“Do not fear the apocalypse. Today’s world is better than yesterday’s. Tomorrow’s will be better than today’s, as humanity trips over the threshold of a new Age.” So wrote the Reverend Friend Farmer in 2021, years before he came to be known as a Father of the New Age.
By 2104, when The Reefsong Series is set, ‘the Farmer’s’ philosophies overshadow the lives of everyday people, like air steward Kieron Keats and his daughter, Teria, on the verge of university graduation—people doing their best to survive and thrive among the inherent goodness and the selfish, stumbling foolishness of New Age Man.
Let’s hear the rest of what the Farmer had to say.
“In the days that come we will harvest the carbon from the air—we begin even now—and so stabilize the global environment. We will permit the oceans and the land to heal, and live increasingly in balance with the planet.
We will eat better, and more of us will eat more often; food growth will continue, although what we eat will change. We will solve the riddle of most of today’s horrific diseases and start work on the new ones that come to take their place.
We will extend the human lifespan and healthspan, so that a hundred years of mentally and physically active living will become the norm rather than the exception, and we will of course take this for granted and want more.
Nano-scale tools will bring methods and benefits beyond current expectations. This is the technology that will change the world.
And we will eventually work through the paradoxical challenge of artificial intelligence—and when we do, we will better appreciate what it means to be human for, when it comes, understanding the essence of what we are and offer to each other will be the key to our survival.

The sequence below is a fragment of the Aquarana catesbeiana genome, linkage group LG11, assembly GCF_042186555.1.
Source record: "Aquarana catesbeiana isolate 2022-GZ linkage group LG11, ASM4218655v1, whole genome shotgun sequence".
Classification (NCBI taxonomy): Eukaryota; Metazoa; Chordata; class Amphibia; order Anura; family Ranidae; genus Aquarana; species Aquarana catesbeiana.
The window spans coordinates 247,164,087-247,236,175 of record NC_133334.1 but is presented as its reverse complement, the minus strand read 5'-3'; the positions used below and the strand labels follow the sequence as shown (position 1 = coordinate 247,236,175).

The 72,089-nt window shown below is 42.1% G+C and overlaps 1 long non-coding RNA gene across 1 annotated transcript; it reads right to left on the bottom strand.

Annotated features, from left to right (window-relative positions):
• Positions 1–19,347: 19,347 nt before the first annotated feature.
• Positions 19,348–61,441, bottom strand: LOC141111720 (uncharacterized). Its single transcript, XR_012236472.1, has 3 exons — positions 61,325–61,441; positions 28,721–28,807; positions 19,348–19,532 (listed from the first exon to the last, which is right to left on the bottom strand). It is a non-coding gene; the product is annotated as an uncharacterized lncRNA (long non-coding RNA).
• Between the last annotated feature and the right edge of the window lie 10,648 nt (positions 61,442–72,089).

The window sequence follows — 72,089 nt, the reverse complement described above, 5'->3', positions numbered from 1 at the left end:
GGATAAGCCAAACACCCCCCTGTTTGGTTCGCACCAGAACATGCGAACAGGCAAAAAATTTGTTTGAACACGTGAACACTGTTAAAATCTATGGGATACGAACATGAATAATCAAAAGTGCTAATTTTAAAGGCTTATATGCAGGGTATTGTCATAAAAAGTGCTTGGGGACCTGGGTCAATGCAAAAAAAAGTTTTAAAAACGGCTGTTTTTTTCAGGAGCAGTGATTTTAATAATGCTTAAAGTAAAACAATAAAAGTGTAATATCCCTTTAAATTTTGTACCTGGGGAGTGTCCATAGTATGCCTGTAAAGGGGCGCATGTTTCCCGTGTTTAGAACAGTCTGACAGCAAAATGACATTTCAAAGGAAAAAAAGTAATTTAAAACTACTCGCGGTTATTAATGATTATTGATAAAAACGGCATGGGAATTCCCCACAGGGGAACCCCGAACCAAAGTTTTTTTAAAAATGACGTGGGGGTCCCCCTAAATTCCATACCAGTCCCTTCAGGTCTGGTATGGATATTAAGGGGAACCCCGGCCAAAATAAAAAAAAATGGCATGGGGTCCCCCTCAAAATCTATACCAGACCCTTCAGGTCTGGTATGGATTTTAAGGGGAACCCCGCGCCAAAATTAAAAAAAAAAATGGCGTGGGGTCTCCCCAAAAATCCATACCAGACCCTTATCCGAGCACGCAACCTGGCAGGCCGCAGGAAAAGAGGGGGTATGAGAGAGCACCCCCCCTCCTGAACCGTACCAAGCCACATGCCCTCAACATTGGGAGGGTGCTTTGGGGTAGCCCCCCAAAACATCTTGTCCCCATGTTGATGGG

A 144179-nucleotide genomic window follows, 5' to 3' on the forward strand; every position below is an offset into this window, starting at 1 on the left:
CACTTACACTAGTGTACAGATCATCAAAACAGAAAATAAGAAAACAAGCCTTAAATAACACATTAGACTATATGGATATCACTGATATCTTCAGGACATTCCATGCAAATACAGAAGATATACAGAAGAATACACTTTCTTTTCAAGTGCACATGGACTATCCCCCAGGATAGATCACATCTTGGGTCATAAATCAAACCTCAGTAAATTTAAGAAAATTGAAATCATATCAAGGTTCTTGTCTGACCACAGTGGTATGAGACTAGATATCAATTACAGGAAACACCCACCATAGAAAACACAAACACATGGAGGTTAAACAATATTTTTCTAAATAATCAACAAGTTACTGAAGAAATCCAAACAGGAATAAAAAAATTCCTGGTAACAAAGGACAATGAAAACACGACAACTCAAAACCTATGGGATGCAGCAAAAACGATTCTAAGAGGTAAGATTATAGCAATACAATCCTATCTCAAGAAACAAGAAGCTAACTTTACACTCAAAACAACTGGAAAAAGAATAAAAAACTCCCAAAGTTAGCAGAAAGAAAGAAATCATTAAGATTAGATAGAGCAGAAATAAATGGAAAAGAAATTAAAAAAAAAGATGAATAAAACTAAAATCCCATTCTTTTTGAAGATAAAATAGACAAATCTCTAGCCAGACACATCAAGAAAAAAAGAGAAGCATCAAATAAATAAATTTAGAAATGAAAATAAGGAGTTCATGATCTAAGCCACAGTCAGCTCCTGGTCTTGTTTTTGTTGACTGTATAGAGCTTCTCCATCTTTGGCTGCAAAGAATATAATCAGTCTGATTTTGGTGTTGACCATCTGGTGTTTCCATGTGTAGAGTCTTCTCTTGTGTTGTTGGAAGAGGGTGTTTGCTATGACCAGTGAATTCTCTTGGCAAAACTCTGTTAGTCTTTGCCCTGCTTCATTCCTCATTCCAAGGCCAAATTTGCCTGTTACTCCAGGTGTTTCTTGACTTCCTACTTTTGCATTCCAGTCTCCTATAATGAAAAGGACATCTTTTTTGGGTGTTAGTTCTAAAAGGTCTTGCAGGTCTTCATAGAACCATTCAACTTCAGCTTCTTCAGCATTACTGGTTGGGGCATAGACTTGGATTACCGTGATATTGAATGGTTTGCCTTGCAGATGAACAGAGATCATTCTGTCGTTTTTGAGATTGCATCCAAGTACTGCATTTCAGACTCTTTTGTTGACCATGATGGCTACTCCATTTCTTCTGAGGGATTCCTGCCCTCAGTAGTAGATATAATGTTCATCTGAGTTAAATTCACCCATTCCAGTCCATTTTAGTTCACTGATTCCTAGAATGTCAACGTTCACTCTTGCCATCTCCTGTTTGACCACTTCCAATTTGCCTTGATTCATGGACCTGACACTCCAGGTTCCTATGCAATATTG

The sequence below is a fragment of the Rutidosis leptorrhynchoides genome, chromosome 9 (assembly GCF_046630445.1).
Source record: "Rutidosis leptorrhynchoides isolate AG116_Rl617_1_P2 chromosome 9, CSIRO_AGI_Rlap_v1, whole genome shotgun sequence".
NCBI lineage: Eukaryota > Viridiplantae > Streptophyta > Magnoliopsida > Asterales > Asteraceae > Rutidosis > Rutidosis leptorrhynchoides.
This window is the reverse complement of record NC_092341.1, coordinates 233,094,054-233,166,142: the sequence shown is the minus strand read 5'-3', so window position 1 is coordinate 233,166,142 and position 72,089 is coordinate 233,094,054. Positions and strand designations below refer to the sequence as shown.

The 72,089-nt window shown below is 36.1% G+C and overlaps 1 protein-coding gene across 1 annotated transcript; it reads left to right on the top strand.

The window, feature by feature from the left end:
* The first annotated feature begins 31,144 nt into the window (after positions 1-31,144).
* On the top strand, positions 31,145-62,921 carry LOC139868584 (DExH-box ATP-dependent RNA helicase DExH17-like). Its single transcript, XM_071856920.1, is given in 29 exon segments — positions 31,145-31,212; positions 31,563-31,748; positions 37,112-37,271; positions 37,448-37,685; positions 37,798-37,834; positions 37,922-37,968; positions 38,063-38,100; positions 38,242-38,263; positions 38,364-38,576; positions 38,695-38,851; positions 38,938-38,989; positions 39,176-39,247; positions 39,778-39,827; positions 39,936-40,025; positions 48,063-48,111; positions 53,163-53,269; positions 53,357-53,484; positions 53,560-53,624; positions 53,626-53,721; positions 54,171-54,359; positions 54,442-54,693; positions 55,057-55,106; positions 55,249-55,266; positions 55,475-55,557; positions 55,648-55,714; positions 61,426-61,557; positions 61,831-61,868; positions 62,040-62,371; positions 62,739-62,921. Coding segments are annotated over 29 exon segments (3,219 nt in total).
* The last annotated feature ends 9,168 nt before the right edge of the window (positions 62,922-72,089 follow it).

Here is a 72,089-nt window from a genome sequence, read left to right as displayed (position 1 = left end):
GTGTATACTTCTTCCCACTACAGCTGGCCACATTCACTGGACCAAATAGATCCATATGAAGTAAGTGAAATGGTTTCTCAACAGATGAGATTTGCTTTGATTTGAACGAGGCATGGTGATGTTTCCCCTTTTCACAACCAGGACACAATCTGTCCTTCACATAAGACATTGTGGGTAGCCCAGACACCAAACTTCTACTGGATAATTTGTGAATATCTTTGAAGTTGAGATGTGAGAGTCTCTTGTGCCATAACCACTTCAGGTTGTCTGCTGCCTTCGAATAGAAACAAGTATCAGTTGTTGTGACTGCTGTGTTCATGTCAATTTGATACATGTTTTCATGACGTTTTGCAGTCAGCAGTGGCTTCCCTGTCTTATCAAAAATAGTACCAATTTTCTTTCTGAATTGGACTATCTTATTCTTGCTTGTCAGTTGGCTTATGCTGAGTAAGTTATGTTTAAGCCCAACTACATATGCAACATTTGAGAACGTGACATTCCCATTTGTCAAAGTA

And for every solution will come a new problem. And people will continue to suffer, day to day.
How do I know this? I don’t, of course. But grasp a thread into the near future—go on, I dare you, pick any one—and ease it slowly and fearlessly out and what you’ll see is humanity advancing according to all the critical indicators, and humanity struggling with itself. For this is what we are, and what we will continue to be.
For every visionless clown seeking political power, for every lad who wants to be a laird and live off the backs of others—and there will be many—there are more women and men using the best of what they are for the betterment of the planet and the race. And the tools they have to do it with improve at breakneck pace.”
We are human. We are here to learn.
As for the series title, in a later piece the Farmer wrote (talking about when things go bad):
“We ask, of course, whether such great suffering is part of a larger plan. Isn’t it comforting to think so? But perhaps this, too, is but self-expression at work: an expression of the Great Human Reef, our one human Self, the being of connected humanity that thrives across all the dimensions. Reefsong, perhaps, in descending notes—is that what the hard times are?”